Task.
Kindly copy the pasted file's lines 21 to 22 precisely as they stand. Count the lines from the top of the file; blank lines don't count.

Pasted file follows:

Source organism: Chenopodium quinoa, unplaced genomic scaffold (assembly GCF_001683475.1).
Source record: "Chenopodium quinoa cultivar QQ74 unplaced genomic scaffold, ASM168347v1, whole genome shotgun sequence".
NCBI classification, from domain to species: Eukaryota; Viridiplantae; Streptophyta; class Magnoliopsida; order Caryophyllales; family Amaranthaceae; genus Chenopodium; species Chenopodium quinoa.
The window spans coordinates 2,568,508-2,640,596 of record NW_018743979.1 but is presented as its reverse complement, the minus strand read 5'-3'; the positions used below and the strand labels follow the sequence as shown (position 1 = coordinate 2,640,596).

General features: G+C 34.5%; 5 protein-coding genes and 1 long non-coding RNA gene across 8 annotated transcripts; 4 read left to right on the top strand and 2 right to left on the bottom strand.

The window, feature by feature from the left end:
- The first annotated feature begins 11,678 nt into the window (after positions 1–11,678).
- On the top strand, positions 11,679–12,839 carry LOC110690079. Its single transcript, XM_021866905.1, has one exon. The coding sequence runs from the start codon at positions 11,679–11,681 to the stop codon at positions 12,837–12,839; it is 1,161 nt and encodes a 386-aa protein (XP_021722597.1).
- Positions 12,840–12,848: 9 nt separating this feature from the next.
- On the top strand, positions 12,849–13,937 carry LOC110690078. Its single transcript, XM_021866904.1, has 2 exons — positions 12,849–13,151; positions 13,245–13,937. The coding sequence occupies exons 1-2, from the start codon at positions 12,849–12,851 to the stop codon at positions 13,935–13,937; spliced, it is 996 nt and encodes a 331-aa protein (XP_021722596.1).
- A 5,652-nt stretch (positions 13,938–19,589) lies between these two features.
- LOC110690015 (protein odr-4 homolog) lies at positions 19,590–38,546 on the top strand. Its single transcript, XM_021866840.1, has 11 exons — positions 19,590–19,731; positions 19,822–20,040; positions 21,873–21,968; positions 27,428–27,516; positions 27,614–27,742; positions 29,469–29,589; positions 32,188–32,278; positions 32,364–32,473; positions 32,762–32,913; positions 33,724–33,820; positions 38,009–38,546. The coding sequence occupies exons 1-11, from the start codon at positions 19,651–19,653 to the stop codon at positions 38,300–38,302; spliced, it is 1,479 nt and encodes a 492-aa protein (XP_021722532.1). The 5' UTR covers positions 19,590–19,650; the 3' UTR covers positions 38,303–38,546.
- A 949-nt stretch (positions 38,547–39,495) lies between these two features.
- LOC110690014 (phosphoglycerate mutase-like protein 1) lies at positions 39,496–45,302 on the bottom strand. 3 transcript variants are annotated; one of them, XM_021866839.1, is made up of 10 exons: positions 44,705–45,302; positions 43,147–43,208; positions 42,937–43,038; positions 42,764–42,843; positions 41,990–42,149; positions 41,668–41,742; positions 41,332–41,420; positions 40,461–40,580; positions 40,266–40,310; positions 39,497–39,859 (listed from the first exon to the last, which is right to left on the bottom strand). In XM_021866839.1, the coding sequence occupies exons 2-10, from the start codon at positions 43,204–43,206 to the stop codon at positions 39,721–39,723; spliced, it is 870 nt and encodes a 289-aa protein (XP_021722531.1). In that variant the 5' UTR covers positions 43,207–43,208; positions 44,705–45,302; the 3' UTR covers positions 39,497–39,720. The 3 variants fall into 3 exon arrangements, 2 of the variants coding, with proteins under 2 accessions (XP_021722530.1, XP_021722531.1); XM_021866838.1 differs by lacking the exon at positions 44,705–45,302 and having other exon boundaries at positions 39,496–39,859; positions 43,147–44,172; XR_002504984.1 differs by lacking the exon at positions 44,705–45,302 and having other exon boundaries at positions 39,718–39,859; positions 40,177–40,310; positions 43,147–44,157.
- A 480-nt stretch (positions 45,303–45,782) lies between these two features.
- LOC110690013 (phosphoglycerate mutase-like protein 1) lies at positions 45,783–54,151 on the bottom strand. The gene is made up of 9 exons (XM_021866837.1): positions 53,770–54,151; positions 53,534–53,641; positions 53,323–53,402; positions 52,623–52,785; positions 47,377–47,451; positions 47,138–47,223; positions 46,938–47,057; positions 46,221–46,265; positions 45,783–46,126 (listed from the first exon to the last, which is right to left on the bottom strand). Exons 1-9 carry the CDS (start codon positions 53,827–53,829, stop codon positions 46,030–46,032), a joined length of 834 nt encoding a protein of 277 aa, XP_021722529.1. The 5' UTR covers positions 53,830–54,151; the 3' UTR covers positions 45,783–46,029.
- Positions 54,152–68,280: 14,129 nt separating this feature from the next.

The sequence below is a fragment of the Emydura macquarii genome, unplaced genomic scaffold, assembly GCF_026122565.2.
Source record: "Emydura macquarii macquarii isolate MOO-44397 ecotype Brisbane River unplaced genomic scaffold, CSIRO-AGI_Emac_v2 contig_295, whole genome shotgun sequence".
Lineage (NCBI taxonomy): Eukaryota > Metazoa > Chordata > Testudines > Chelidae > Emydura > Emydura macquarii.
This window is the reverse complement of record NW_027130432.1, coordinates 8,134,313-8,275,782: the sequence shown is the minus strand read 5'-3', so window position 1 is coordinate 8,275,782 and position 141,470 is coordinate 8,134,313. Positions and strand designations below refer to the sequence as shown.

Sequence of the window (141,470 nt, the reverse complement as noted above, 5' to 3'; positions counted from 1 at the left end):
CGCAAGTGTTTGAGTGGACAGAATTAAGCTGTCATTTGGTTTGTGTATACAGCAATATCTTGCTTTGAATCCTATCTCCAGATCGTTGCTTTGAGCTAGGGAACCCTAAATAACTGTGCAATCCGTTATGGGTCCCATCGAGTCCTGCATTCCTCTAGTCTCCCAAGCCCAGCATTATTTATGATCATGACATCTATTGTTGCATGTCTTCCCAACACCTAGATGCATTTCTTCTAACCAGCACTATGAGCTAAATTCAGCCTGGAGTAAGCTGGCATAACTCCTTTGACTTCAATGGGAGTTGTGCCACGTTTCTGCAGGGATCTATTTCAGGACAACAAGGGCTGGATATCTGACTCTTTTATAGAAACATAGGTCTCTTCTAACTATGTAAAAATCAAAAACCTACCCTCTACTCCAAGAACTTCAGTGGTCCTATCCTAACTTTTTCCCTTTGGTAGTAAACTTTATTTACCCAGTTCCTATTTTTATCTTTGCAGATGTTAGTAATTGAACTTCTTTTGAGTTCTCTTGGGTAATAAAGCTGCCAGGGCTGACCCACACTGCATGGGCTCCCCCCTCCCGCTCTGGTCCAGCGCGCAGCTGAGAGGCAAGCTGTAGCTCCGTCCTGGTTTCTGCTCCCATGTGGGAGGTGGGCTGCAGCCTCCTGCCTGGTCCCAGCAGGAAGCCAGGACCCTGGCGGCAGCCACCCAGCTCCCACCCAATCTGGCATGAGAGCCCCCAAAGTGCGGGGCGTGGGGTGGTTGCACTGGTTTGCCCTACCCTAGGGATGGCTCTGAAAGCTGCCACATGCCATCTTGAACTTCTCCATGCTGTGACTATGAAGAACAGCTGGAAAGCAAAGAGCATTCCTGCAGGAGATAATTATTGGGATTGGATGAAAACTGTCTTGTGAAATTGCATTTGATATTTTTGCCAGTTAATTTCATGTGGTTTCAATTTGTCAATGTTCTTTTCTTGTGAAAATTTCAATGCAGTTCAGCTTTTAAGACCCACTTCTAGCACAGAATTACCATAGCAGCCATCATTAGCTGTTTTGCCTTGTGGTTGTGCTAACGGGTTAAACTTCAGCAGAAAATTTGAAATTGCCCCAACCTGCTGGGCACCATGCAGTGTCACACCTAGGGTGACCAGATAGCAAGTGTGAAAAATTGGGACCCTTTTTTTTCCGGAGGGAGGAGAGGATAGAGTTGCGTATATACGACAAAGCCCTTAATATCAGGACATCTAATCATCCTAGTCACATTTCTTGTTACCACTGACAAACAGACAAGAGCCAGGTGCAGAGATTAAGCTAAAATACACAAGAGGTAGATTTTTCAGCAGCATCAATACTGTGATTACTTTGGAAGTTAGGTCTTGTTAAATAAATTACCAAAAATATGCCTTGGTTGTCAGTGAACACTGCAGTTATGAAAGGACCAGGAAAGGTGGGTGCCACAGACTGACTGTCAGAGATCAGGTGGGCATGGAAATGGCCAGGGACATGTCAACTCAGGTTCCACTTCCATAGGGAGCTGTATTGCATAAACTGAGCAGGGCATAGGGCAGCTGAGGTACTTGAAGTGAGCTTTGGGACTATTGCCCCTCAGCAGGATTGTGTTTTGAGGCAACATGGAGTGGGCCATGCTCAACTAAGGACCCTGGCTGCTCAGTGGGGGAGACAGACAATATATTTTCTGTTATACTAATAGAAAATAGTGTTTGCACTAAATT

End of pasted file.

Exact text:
This window is the reverse complement of record NW_027130432.1, coordinates 8,134,313-8,275,782: the sequence shown is the minus strand read 5'-3', so window position 1 is coordinate 8,275,782 and position 141,470 is coordinate 8,134,313. Positions and strand designations below refer to the sequence as shown.

Sequence of the window (141,470 nt, the reverse complement as noted above, 5' to 3'; positions counted from 1 at the left end):